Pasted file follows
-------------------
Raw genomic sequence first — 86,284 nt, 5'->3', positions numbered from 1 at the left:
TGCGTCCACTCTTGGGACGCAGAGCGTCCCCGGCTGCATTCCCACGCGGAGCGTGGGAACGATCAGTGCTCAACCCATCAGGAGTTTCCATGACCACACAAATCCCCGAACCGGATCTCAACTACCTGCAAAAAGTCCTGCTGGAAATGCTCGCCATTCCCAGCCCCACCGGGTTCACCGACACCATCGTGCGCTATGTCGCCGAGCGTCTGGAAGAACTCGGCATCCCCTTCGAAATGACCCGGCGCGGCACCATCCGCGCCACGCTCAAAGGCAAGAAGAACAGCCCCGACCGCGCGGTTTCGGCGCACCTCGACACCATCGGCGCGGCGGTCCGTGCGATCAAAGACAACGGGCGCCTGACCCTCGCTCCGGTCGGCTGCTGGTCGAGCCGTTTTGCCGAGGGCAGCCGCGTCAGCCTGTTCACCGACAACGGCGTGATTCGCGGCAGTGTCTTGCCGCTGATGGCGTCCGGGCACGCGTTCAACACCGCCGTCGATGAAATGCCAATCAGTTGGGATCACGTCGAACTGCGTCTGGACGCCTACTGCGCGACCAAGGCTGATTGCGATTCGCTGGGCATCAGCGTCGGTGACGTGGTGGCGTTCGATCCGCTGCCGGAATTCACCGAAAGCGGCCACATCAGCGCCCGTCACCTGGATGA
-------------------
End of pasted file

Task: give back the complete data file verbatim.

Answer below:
Raw genomic sequence first — 86,284 nt, 5'->3', positions numbered from 1 at the left:
TGCGTCCACTCTTGGGACGCAGAGCGTCCCCGGCTGCATTCCCACGCGGAGCGTGGGAACGATCAGTGCTCAACCCATCAGGAGTTTCCATGACCACACAAATCCCCGAACCGGATCTCAACTACCTGCAAAAAGTCCTGCTGGAAATGCTCGCCATTCCCAGCCCCACCGGGTTCACCGACACCATCGTGCGCTATGTCGCCGAGCGTCTGGAAGAACTCGGCATCCCCTTCGAAATGACCCGGCGCGGCACCATCCGCGCCACGCTCAAAGGCAAGAAGAACAGCCCCGACCGCGCGGTTTCGGCGCACCTCGACACCATCGGCGCGGCGGTCCGTGCGATCAAAGACAACGGGCGCCTGACCCTCGCTCCGGTCGGCTGCTGGTCGAGCCGTTTTGCCGAGGGCAGCCGCGTCAGCCTGTTCACCGACAACGGCGTGATTCGCGGCAGTGTCTTGCCGCTGATGGCGTCCGGGCACGCGTTCAACACCGCCGTCGATGAAATGCCAATCAGTTGGGATCACGTCGAACTGCGTCTGGACGCCTACTGCGCGACCAAGGCTGATTGCGATTCGCTGGGCATCAGCGTCGGTGACGTGGTGGCGTTCGATCCGCTGCCGGAATTCACCGAAAGCGGCCACATCAGCGCCCGTCACCTGGATGA